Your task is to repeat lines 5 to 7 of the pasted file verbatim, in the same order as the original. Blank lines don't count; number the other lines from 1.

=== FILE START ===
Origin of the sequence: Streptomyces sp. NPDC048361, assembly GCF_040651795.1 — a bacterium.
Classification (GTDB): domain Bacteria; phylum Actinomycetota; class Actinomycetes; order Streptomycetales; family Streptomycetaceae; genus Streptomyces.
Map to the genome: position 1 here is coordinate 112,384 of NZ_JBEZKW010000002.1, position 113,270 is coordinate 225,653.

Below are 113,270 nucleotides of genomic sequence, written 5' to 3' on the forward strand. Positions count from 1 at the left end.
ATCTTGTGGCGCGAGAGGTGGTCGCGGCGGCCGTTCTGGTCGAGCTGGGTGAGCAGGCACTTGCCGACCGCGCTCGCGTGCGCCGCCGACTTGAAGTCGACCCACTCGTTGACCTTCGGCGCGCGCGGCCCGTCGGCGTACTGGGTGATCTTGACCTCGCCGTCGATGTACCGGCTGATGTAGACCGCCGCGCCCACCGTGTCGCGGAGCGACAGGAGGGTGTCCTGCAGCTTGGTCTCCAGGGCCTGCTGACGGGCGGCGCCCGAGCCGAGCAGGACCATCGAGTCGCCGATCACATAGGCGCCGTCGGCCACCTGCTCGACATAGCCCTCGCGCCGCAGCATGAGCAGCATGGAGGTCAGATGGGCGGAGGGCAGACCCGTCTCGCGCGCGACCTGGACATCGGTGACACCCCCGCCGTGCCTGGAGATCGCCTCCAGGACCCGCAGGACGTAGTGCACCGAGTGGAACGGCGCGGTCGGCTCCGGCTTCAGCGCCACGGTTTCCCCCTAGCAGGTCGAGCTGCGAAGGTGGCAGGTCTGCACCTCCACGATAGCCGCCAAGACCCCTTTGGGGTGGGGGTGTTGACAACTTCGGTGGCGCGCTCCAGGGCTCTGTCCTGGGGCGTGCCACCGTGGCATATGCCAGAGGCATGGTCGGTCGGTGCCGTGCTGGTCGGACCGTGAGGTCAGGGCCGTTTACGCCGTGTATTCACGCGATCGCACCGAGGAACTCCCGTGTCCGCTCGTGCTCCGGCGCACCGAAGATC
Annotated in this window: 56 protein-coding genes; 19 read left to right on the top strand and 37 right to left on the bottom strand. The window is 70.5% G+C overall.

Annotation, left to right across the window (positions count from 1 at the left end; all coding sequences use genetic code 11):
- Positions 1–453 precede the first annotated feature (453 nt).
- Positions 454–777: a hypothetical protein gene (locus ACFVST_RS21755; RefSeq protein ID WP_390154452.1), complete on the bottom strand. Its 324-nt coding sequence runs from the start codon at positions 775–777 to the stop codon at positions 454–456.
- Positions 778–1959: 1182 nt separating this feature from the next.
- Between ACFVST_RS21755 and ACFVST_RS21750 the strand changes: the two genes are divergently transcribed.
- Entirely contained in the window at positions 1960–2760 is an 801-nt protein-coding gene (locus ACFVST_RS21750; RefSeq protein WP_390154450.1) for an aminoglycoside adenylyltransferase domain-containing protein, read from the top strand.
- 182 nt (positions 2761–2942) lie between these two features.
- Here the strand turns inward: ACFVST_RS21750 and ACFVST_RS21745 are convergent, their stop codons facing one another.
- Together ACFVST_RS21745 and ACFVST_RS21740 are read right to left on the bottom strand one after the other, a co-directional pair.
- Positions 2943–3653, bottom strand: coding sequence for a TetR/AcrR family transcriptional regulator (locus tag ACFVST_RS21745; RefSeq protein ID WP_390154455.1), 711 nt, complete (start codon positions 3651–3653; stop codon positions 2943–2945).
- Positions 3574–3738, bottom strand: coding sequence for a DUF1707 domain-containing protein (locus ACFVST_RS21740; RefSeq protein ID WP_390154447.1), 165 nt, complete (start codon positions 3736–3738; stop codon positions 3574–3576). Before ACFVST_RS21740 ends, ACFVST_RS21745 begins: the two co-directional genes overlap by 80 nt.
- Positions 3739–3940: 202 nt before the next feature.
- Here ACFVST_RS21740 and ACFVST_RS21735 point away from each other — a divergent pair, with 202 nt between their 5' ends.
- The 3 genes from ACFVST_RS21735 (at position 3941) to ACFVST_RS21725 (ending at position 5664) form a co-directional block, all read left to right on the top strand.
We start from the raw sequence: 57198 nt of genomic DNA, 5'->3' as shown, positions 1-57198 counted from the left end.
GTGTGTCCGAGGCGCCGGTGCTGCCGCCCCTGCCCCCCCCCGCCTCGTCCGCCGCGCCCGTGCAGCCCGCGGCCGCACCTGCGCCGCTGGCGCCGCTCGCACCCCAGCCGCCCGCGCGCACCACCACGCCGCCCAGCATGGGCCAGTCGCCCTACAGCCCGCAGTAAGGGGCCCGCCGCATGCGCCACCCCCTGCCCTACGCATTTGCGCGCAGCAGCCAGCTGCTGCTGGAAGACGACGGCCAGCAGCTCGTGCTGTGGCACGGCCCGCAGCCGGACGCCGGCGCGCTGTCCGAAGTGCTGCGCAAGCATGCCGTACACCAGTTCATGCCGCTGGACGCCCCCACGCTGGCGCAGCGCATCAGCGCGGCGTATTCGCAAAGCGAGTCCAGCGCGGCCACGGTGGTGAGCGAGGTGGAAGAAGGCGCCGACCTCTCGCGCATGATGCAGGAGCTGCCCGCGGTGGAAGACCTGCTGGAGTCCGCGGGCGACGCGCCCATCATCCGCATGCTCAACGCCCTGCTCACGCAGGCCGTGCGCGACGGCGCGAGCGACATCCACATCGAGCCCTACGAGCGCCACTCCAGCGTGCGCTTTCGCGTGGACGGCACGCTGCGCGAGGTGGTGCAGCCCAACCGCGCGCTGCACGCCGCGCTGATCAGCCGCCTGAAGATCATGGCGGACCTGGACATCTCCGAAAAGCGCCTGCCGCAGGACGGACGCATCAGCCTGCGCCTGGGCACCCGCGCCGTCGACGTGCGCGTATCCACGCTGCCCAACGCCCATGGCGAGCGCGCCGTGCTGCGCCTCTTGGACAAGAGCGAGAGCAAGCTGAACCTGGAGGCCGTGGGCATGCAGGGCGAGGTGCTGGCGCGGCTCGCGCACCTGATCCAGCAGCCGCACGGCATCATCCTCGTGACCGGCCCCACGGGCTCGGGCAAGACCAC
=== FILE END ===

ATCTTGTGGCGCGAGAGGTGGTCGCGGCGGCCGTTCTGGTCGAGCTGGGTGAGCAGGCACTTGCCGACCGCGCTCGCGTGCGCCGCCGACTTGAAGTCGACCCACTCGTTGACCTTCGGCGCGCGCGGCCCGTCGGCGTACTGGGTGATCTTGACCTCGCCGTCGATGTACCGGCTGATGTAGACCGCCGCGCCCACCGTGTCGCGGAGCGACAGGAGGGTGTCCTGCAGCTTGGTCTCCAGGGCCTGCTGACGGGCGGCGCCCGAGCCGAGCAGGACCATCGAGTCGCCGATCACATAGGCGCCGTCGGCCACCTGCTCGACATAGCCCTCGCGCCGCAGCATGAGCAGCATGGAGGTCAGATGGGCGGAGGGCAGACCCGTCTCGCGCGCGACCTGGACATCGGTGACACCCCCGCCGTGCCTGGAGATCGCCTCCAGGACCCGCAGGACGTAGTGCACCGAGTGGAACGGCGCGGTCGGCTCCGGCTTCAGCGCCACGGTTTCCCCCTAGCAGGTCGAGCTGCGAAGGTGGCAGGTCTGCACCTCCACGATAGCCGCCAAGACCCCTTTGGGGTGGGGGTGTTGACAACTTCGGTGGCGCGCTCCAGGGCTCTGTCCTGGGGCGTGCCACCGTGGCATATGCCAGAGGCATGGTCGGTCGGTGCCGTGCTGGTCGGACCGTGAGGTCAGGGCCGTTTACGCCGTGTATTCACGCGATCGCACCGAGGAACTCCCGTGTCCGCTCGTGCTCCGGCGCACCGAAGATC
Annotated in this window: 56 protein-coding genes; 19 read left to right on the top strand and 37 right to left on the bottom strand. The window is 70.5% G+C overall.

Annotation, left to right across the window (positions count from 1 at the left end; all coding sequences use genetic code 11):